Blasts from the Past
Maybe it’s flipping the calendar over; maybe it was the success of Buena Vista Social Club, or maybe it’s something in the water, but it seems so many key video releases of late look at longtime acts that have survived, or gotten back together to look back at what it all meant. With these “senior” DVDs, there’s almost a built-in “Are they still OK? Still any good? Why don’t they just show the heyday footage?” factor — and a great sigh of extra pleasure when the reunions and looks back manage to deliver music that’s vital now.
This past year’s reunion shows by the fabled original Blasters showed they could let loose their mighty Southern California blast as well as ever — which is about as well as any band in the rockabilly and R&B-heavy American Music mode has. For the many fans long awaiting a look at battling brothers Phil and Dave Alvin rocking out together, these shows were a sight for sore eyes. Their “last” show (and aren’t they all!) back home at the Galaxy Theater in Santa Ana is captured on the new Shout Factory DVD The Blasters Live: Going Home. It makes for a good time.
Phil’s dramatic facial contortions are as much on the job as his harp solo on “So Long Baby Goodbye”. All of the band’s instrumental chops are on display, still at full-throttle, though Dave’s not quite flying around as he used to. They play the hits and make the case that there’s no such thing as “roots rock” — because rock ‘n’ roll IS roots music — by bringing out such guests as blues harpist Billy Boy Arnold and ageless rockabilly Sonny Burgess to join in on some cool covers.
There are also sweet band interviews, and even a little touring of their old haunts. The 2003 band’s main competition, of course, is the memory of the 1980 band’s shows; this disc includes as a bonus three video performances of these same gents back when everyone was toothpick thin and screamin’. (We ought to see more of that, too!)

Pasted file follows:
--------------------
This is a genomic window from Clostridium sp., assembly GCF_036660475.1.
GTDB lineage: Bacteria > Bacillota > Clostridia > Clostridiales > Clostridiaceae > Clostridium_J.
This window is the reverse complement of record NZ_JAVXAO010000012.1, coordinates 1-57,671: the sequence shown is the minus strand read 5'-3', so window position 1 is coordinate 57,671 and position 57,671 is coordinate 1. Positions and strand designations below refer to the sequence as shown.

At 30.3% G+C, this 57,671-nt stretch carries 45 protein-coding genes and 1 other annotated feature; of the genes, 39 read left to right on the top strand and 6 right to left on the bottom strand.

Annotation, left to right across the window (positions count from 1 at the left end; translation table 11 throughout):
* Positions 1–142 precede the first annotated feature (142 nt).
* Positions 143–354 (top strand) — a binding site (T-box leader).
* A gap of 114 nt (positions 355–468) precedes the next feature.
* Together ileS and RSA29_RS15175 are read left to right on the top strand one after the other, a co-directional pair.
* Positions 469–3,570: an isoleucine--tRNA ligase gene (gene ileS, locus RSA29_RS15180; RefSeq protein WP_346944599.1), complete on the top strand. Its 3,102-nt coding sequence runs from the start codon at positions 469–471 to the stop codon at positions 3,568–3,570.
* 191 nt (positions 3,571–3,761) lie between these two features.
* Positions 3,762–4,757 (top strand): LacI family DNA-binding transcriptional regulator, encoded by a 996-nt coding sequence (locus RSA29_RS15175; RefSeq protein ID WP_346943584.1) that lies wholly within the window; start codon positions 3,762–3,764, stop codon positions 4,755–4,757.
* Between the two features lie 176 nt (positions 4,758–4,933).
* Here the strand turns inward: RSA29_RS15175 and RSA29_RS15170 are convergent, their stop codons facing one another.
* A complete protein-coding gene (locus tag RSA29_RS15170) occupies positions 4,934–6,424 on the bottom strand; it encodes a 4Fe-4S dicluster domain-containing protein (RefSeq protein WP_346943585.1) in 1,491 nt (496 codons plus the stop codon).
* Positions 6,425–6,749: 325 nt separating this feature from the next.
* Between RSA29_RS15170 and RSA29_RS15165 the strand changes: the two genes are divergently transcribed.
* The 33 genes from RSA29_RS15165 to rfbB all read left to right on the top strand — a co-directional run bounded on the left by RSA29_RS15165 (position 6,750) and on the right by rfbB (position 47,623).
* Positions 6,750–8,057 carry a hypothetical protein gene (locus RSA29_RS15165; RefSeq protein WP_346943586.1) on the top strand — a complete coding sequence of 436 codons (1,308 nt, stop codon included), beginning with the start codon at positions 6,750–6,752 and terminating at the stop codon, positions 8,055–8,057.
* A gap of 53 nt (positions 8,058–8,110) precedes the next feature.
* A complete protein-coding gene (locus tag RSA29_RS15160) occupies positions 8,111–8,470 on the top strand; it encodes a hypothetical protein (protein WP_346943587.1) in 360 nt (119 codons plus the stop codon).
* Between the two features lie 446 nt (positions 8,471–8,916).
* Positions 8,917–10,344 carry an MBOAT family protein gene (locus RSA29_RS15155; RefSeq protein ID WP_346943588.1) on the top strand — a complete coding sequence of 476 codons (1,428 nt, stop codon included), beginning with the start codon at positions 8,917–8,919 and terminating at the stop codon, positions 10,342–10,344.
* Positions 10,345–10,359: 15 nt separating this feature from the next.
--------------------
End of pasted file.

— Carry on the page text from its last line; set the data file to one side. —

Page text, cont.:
A very different Californian is chronicled coming to grips with his past, making his last music, and saying goodbye to friends through his final months alive on VH1 Inside Out: Warren Zevon (Artemis). No question that it can be disquieting, and plain sad, to witness the jocular bluntness of this on’ry and unmean, doomed ironist at work — not least because for all his career’s worth of playing with death and destruction, he handles the reality of it so well. There’s no “poor, poor pitiful me” in the man.
The DVD includes telling interview material and session outtakes not seen in the VH1 cablecast, and much is learned about this unique writer/performer’s life, thoughts, and deep friendships with the likes of Springsteen and Yoakam and Letterman. They might as well just have called this one by its secondary title, from Warren’s touching farewell song, “Keep me in your heart for a while.” A lot of us will.
And now for some really long-lived bands!
The Nitty Gritty Dirt Band gets together with some of the twang artists who’d joined them on their three celebrated cross-generational get-togethers on Will The Circle Be Unbroken: Farther Along (Capitol). Performances by Rosanne Cash & John Hiatt, Del McCoury, Taj Mahal and Iris DeMent save this from being merely nostalgia for previous nostalgia. There are return appearances by Jimmy Martin and Earl Scruggs, and gulp-making ones from Johnny & June Carter Cash, but no signs of the Dirt Band looking to extend that circle forward to performers as generationally different from themselves as they were from their predecessors. The emphasis is on continuity that seems relatively easily won, mostly via these performers’ own children.
Only excited and positive things can be said about the saga and performances of a much more obscure acoustic twang band, the Dismembered Tennesseans, rambunctious amateurs who’ve been playing together as an old-timey and comedy act for some 60 years, from before there was bluegrass — so long that they’re closer than families, and have become quite good at what they do, even while becoming business executives and such. It’s fun, downright inspiring, and you can find it at their website, www.dismemberedtennesseans.com.